It was ’98 and I was 22. I worked at the student newspaper at my university. We had a cartoonist that I knew of – from reading the paper we issued – but I had never met. We called him the midnight cartoonist because he ALWAYS turned his cartoon strip in at midnight the day it was due. So I never met him until one day he came in during the daylight hours and our editor introduced us.
He had long blond hair pulled back in a ponytail. Earrings. His face was red because he had just ridden his bike to the office and it was wet outside. There was a line of water that had kicked up from his back tire onto the back of his anorak type jacket. he was wearing holey khaki pants and had on leg pegged (due to the bike riding). He had a huge warm smile.
I didn’t see him again until January ’99 when we had a class together. I smiled at him but he didn’t remember me at first and I had to remind him that we both worked for the paper.
Then he started walking me back to the newspaper offices every day after class. One day I told him my BFF was coming to visit and asked him where should I take her? And did he want to go out with us? So, you see, *I* asked *him* out. I did it.
So she came up and we all went out. At the end of the night he leaned over and told me how cute my freckles were. Then he kissed me.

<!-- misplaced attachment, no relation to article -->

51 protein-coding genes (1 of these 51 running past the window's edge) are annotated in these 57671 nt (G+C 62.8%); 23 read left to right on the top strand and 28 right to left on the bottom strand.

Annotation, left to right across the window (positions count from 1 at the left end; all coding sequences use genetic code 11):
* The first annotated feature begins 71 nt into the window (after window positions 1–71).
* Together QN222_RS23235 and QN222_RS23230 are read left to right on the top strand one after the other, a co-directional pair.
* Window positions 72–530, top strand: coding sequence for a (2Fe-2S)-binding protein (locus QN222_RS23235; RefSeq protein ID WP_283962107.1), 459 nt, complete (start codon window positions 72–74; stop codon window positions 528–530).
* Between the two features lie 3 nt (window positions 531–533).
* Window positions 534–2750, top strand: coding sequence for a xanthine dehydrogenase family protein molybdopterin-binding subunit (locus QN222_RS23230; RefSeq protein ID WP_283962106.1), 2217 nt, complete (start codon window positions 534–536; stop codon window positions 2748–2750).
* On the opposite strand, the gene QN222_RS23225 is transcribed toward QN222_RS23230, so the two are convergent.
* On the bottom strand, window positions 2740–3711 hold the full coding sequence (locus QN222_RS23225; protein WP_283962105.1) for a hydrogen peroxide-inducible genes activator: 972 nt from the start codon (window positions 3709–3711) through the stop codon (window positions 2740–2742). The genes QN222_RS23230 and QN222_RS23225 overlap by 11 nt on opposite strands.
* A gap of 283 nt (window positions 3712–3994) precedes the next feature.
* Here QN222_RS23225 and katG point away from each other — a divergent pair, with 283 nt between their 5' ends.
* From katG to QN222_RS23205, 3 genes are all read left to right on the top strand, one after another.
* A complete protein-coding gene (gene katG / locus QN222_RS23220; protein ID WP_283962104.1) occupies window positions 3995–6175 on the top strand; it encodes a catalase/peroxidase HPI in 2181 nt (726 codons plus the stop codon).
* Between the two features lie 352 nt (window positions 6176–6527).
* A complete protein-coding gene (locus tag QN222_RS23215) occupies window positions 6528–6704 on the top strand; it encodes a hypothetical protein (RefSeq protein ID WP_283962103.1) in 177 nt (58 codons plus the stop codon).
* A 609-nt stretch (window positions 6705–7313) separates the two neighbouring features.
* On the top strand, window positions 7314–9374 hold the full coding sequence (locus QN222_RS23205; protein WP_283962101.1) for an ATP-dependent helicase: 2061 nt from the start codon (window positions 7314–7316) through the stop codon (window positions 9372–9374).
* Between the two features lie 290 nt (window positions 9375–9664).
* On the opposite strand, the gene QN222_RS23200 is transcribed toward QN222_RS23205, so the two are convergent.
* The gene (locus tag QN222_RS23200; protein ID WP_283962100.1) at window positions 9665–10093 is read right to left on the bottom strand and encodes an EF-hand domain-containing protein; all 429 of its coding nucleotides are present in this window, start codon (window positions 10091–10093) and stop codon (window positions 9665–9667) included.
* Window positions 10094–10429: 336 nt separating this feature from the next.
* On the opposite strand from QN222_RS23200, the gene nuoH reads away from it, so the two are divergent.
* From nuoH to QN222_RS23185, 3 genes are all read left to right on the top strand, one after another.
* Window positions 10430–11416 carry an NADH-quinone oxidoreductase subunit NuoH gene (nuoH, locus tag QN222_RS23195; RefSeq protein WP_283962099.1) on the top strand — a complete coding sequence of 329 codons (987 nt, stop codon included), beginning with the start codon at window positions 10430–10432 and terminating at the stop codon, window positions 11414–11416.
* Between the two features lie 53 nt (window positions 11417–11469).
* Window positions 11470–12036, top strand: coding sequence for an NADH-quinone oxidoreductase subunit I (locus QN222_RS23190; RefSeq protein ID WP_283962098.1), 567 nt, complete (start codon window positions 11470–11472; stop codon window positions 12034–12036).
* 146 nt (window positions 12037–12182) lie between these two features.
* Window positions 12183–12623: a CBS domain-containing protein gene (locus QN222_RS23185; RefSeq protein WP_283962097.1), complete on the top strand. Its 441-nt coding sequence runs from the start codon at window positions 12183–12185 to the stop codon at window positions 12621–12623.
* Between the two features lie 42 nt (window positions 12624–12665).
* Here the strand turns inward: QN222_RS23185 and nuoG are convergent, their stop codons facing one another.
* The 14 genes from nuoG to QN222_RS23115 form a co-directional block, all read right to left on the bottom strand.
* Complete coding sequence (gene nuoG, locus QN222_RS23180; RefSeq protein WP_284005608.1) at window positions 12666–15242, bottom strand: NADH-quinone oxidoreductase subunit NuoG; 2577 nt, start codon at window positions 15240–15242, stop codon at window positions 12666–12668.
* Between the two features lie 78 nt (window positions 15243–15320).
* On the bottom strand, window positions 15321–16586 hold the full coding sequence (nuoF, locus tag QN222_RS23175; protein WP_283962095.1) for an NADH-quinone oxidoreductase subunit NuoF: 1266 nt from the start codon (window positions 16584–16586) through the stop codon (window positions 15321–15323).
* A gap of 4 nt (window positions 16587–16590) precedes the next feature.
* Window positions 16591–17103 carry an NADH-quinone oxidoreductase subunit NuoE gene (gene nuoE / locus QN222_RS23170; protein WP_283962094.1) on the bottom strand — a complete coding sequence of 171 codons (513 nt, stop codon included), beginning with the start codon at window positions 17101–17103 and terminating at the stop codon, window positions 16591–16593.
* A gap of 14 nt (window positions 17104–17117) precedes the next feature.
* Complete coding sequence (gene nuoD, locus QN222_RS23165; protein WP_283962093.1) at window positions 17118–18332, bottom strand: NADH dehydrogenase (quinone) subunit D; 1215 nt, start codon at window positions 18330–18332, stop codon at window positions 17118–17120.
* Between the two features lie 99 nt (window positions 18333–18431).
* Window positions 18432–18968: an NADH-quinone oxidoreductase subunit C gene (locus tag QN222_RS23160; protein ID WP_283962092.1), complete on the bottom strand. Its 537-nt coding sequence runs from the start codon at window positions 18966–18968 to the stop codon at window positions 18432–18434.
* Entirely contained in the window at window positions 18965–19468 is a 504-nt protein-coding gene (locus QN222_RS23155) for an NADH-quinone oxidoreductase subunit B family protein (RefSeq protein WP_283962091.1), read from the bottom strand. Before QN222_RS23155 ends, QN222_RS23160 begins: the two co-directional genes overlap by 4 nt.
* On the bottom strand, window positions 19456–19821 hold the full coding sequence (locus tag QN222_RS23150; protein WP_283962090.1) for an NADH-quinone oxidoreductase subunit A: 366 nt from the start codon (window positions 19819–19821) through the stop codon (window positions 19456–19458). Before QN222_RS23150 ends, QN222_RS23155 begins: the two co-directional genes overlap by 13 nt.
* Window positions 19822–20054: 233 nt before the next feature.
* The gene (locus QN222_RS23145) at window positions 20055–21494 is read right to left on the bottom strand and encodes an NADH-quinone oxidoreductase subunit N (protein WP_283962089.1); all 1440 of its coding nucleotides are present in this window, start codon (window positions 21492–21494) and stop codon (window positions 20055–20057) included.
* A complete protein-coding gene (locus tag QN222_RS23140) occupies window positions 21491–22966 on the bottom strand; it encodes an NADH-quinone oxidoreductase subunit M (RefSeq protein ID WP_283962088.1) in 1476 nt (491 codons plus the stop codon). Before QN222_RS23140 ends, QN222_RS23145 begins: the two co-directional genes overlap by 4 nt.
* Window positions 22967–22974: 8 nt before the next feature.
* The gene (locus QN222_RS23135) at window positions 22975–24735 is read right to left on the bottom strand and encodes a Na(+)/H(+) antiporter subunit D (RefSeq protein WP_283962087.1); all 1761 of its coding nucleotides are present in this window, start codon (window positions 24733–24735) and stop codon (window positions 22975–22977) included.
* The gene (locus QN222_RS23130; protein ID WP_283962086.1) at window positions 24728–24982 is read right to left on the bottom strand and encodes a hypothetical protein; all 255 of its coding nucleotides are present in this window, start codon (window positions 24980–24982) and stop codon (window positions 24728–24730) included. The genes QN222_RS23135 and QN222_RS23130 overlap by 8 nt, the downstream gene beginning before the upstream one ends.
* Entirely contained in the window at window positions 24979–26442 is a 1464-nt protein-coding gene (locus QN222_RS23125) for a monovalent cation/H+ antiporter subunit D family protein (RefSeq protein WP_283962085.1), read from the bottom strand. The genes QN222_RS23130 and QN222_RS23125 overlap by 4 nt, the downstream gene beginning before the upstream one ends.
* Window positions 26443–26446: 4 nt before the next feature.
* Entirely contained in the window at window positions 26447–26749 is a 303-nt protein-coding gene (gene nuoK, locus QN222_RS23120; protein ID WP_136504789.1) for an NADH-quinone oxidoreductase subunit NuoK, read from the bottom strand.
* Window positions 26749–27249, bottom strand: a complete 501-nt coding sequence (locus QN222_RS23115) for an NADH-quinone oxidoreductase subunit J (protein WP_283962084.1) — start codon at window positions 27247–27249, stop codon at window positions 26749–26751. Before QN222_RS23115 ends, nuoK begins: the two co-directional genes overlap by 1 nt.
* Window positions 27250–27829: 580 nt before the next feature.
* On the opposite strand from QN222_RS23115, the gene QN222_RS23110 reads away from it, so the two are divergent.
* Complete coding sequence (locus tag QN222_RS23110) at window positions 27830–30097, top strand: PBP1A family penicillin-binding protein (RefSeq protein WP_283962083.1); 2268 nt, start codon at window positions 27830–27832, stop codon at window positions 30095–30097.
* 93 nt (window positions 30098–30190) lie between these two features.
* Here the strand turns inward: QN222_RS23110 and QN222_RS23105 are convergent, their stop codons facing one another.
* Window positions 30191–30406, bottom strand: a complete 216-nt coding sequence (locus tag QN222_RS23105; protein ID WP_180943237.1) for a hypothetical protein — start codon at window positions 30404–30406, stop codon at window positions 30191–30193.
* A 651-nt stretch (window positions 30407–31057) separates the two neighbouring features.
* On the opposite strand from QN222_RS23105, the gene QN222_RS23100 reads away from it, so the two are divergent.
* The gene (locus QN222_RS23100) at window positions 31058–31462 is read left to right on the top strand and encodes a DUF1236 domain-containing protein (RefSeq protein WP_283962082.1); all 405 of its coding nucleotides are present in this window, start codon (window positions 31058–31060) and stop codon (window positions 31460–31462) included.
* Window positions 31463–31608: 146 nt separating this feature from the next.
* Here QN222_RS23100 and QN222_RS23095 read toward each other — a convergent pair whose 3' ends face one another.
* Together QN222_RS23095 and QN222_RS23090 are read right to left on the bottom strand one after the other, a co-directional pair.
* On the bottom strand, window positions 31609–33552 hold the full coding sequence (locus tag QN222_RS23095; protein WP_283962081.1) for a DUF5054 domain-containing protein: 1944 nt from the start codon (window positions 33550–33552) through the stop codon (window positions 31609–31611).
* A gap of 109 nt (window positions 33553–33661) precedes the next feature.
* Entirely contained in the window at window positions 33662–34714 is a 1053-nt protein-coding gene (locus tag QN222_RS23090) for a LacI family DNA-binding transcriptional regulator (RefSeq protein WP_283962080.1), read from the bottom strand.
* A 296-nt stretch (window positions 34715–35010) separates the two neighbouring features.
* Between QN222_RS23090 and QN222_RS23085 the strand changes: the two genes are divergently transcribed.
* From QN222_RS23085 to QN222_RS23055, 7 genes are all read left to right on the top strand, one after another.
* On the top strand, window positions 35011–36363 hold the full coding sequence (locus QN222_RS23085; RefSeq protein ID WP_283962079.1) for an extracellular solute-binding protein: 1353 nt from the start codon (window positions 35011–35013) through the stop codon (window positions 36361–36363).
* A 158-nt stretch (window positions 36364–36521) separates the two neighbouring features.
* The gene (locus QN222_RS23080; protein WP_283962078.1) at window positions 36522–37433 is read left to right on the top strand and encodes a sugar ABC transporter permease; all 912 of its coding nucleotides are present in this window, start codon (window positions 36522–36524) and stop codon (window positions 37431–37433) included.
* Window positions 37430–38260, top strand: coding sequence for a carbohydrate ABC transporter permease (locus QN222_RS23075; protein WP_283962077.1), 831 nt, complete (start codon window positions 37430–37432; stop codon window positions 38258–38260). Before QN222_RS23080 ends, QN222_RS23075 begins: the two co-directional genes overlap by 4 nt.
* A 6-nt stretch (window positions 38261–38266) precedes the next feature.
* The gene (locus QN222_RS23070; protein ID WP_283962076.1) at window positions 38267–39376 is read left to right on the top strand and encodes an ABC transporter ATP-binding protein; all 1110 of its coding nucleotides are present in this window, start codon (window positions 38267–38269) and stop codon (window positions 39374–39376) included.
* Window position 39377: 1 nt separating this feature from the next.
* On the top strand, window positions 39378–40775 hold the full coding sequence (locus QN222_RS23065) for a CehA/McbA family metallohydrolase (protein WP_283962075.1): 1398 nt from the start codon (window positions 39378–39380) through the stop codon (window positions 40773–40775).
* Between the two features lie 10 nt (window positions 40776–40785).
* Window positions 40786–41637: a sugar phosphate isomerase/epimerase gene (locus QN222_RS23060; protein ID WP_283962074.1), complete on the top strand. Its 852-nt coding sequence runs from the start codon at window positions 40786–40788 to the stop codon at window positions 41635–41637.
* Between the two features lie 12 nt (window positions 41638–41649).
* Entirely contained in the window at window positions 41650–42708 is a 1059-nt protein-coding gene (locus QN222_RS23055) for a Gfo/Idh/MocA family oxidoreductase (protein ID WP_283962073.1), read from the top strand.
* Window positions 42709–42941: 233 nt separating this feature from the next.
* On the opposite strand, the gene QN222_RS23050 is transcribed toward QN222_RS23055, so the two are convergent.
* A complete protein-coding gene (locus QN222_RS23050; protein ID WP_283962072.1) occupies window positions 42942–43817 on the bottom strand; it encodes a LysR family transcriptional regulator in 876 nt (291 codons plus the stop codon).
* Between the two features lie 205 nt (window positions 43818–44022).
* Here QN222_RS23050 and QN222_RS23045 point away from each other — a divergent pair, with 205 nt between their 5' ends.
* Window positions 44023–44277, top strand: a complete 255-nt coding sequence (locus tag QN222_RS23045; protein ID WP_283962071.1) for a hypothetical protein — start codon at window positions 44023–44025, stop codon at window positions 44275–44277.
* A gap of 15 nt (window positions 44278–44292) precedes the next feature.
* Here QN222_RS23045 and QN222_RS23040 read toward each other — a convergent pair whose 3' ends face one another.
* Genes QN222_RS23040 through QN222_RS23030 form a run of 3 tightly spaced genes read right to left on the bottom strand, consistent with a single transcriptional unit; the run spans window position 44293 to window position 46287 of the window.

The next day I left for Spring Break and thought of him most of the time I was gone. I came back A DAY EARLY from Spring Break because I wanted to see HIM. We spent every day together from then on. But I had already planned to move back to California in 2 months and I did. I moved away. Honestly, I kept telling myself it was just a fling. His hair was longer than mine for goodness sake!
I was wrong. I moved back Cali in May of ’99. He came to visit me in July. I went to visit him in September and he proposed. Scarcely 6 months had passed since we had started dating and we were engaged. WE JUST KNEW. It was another 4 months, and 2 visits, before he moved to California to be with me. We got married 6 months after that in July 2000. See, proof:
And we lived happily ever after.
Remember, I throw crockery. AT HIS HEAD. (Once, about 5 years ago. And I missed.)
We live, more or less happily, and we try hard and we WANT to be married to each other. Should we ask for more than that? I don’t think so. It works for us.